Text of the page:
Marine industry

CFD simulations can help compliment scaled experimental tests of marine vessels/structures, thus providing better insights during the design process.

Ship hull design, shape optimization, calm water simulations, sea-state simulations, seakeeping analysis, Propeller inflow characteristics:

Ship designing has benefited heavily due to the use of CFD, be ship hull design for calm water or designing propellers for avoiding cavitation. Ship hull design for sea-state is an upcoming area as the demand for more efficient ships with less drag and lower fuel consumption increases and the computer power and CFD techniques progress.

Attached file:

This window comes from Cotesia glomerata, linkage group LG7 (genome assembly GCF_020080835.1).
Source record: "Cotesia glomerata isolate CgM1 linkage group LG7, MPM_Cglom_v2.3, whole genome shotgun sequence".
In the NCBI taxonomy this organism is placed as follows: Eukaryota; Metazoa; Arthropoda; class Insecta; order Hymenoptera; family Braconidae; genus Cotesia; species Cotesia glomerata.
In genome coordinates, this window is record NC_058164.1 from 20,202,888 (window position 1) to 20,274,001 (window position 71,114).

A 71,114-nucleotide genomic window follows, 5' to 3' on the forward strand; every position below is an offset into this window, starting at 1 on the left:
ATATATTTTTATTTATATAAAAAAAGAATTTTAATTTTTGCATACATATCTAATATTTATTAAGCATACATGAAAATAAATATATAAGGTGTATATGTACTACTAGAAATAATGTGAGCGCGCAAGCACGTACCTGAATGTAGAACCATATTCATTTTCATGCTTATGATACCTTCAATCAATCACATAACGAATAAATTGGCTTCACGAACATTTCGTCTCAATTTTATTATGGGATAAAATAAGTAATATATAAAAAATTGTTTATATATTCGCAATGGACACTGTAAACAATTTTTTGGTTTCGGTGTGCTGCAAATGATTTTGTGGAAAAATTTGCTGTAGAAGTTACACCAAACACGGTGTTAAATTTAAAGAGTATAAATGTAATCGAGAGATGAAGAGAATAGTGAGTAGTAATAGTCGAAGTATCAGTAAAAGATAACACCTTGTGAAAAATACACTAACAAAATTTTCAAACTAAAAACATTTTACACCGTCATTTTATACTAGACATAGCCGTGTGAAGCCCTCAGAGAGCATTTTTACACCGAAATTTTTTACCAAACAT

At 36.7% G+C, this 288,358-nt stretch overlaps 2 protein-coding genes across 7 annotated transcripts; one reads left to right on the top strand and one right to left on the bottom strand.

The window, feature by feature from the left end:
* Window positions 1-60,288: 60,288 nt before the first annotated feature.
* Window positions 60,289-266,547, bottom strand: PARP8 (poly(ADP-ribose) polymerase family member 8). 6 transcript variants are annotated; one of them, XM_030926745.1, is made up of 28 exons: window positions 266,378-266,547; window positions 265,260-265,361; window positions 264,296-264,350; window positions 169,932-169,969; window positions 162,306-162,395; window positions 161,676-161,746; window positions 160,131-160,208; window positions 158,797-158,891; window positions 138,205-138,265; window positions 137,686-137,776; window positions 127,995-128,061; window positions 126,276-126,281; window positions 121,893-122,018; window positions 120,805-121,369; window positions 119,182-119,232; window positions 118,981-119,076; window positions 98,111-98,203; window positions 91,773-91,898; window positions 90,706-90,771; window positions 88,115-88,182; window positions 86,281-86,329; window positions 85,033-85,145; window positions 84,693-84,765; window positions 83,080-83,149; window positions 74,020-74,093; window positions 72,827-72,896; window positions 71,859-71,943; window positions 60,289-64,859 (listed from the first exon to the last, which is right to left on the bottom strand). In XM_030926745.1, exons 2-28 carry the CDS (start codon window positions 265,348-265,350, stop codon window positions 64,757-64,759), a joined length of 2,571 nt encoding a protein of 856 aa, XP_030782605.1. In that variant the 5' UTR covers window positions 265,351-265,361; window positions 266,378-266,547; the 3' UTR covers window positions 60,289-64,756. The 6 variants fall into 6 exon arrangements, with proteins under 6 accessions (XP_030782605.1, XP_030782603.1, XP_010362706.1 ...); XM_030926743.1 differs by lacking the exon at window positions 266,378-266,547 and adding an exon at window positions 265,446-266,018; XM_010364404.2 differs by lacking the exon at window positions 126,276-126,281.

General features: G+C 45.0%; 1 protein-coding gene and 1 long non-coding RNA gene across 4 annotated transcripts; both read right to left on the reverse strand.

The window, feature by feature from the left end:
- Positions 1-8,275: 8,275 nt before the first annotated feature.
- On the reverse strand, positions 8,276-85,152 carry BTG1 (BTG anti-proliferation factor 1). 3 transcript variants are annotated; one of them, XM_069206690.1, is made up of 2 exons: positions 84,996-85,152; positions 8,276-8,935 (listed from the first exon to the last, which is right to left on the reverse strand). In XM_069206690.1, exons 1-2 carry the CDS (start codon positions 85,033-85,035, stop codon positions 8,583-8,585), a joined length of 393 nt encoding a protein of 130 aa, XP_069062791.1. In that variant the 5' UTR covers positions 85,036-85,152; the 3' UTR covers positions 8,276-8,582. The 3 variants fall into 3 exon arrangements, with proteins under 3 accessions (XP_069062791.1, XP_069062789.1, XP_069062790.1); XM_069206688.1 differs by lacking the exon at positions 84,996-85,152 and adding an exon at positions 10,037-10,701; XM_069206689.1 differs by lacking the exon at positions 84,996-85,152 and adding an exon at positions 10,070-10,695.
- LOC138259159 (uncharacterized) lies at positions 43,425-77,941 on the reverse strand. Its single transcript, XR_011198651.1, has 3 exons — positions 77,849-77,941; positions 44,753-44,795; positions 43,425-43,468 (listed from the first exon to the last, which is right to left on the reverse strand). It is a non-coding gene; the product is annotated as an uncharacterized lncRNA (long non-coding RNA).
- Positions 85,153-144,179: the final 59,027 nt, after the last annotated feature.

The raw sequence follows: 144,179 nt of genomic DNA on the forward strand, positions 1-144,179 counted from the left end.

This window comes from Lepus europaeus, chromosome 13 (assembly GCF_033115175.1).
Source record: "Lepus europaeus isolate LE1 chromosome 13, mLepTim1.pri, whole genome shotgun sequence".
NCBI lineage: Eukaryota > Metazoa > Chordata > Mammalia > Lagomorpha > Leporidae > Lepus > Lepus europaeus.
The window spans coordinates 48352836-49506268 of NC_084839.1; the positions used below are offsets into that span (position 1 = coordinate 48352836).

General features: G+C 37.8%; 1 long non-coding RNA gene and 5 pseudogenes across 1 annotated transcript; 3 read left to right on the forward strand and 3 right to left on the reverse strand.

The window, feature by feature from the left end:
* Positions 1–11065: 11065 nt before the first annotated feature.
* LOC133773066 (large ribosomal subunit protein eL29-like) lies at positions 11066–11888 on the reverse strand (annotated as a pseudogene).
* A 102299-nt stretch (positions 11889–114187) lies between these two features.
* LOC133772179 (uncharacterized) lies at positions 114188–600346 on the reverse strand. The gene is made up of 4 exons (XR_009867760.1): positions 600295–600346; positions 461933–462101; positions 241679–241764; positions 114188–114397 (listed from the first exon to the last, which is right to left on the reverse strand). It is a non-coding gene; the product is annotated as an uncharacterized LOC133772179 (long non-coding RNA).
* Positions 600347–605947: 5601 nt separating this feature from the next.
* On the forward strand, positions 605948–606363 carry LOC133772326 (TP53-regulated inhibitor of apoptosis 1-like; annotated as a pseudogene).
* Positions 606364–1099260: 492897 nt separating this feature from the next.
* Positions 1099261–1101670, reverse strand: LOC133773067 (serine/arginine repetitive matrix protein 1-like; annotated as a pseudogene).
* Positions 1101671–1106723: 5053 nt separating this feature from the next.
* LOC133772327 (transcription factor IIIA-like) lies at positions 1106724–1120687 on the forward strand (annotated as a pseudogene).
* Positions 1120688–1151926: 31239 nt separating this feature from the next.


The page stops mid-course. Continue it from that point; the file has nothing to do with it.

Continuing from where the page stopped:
Offshore structures, fluid-structure interaction, ship-wave interaction, digital towing tank, wind loads on ships/structures: Offshore structures either for oil and gas extraction or for renewable energy harvest require detailed understanding of the interaction of waves, wind and current with these structures. At such high Reynolds number measurement are often limited and hence CFD provides an attractive alternative to obtain vital parameters needed for engineering design.

Vessel mooring: Moored vessel are anchored using mooring lines which are designed to withhold a certain amount of load. While designing a mooring setup, parameters such as current, waves and wind loads are of importance in obtaining the total force on the vessel. Conventionally, experimental measurements on scaled vessels in a wind tunnel are used to obtained wind loads on different vessels. However, that does not take into account the surroundings of the moored vessel which can lead to both over and underprediction of wind.